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LCHS Choir at Woman's Club, 'We Are Lincoln' meeting, 'Gifts for Yanks,' 'Atlanta & the KKK'

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[December 17, 2013]  LCHS Choir to perform at Woman's Club on Wednesday

Members of the Lincoln Community High School Choir will entertain Lincoln Woman's Club members during a 1 p.m. Christmas tea at the club building on Wednesday, Dec. 18. The choir is directed by Kim Quinn.

Devotions will be presented by Diane Osborn. Social chairwomen for the meeting are Clara Douthit, Janet Haning and Jean Tubbs, with Louann Bleess and Janet Langenbahn serving as greeters.

Members are reminded to report volunteer hours and donations made during the past year.


'We Are Lincoln'

Group putting words into action — Part 2

Last Wednesday evening, the We Are Lincoln group met at Abraham Lincoln Memorial Hospital to continue discussions on what they can do to draw attention to the good in our community, and also to identify areas where the city needs improvement. The goal of the group is to work together with city government and other entities to help create a better community.

Michael Gowin served as the moderator for the meeting and led the group through a list of wants and needs that had been compiled in November at the first meeting.

The talks began with how to go about creating a single source of information for everyone in the community. The topic of building a one-stop-shop website where anyone could find out anything they wanted to know about Lincoln continued to come back into the discussion throughout the evening.

Gowin moved the discussion forward, asking if anyone had addressed the topic of job shadowing that appeared on one of the lists. No one commented.

Gowin moved on to the list that included downtown revitalization. It was brought up that there are revitalization projects in the works.

Gowin built on that, saying that there are many things happening that folks don't know about. He said it wasn't just about what was going on in projects, but also what is going on in area civic organizations, as well as churches and other social bodies.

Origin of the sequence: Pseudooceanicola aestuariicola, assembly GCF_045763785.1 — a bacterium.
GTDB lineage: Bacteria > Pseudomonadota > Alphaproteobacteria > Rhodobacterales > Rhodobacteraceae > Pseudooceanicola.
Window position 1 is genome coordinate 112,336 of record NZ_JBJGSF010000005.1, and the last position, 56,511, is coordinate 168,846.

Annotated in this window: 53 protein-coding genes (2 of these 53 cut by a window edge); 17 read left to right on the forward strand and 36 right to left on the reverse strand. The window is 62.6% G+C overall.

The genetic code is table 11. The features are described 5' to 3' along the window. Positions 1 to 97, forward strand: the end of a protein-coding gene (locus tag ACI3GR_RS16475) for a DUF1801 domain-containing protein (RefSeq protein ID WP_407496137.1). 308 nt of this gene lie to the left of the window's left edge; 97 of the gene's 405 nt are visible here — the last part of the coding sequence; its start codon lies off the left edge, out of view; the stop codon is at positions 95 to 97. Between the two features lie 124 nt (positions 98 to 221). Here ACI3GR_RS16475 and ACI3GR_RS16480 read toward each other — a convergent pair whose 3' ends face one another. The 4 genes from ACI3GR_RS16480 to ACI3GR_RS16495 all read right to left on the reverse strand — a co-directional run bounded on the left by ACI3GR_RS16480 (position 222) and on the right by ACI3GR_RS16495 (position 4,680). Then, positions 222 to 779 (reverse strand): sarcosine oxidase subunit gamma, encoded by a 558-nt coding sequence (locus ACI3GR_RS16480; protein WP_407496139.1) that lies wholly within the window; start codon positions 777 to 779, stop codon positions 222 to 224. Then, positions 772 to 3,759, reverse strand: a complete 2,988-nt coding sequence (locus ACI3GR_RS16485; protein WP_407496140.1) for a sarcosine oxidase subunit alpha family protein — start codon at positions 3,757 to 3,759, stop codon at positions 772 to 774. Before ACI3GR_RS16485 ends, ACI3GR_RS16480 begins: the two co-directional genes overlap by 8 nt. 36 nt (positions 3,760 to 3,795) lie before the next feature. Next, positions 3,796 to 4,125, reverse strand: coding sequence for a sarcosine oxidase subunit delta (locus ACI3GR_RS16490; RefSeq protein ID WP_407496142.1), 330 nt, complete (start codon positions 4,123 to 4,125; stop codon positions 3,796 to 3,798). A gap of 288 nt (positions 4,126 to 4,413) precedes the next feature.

Patrick Doolin commented that it might be a good first step for someone to "inventory" the local organizations, find out what they do and offer information about them. Andi Hake of the chamber of commerce said the job might be easier than one would expect because the Healthy Communities Partnership is already working on a similar directory.

Jeanette Harris is a newcomer to the Lincoln community. She talked about her former community in McLean County and how the United Way was working on a central directory of all social services in the county. She thought it would be great for the Logan County community to have something like this as well. She said she would be happy to help work on something like this for Logan County.

After her comments, it was noted that the Logan County United Way is working on a 211 phone project and recently had a meeting to inform the public on this project.

Gowin moved on to the page that mentioned cultivating the arts. He asked if anyone had talked about this or done anything with it.

Kathy Vinyard said there is already a visual arts group in Lincoln. The Logan County Arts group meets at the Lincoln Art Institute. Vinyard said they have monthly art shows, and they want to do more in the community to promote the arts.

It was also mentioned that there is a creative writing group in Lincoln.

Another item on the need list was for a dog park in Lincoln. David Lanterman said that he, Brittney McLaughlin and Angela Stoltzenburg have been discussing this. He said, however, what it came down to was not just a discussion about a dog park, but rather all the green spaces in Lincoln. He said the three had discussed how the green spaces are being used and how they could be used better.

He mentioned the APEX at City Center, the community garden spaces and more. He said he thought there needed to be an inventory of all the green spaces in the city and determine how they can be better used.

Lanterman said that in addition to the three who are currently working on this, perhaps the city and the park district needed to be in these discussions as well.

In regard to the APEX, he noted that while it has been started, it needs to be moving forward.

At the first meeting, it was mentioned that there needed to be a curbside recycling program in Lincoln. At the meeting Wednesday evening, Mitzi Rohlfs of the Joint Solid Waste Agency was on hand to review this proposal. That agency is the recycling program serving Lincoln and other locations in Logan County.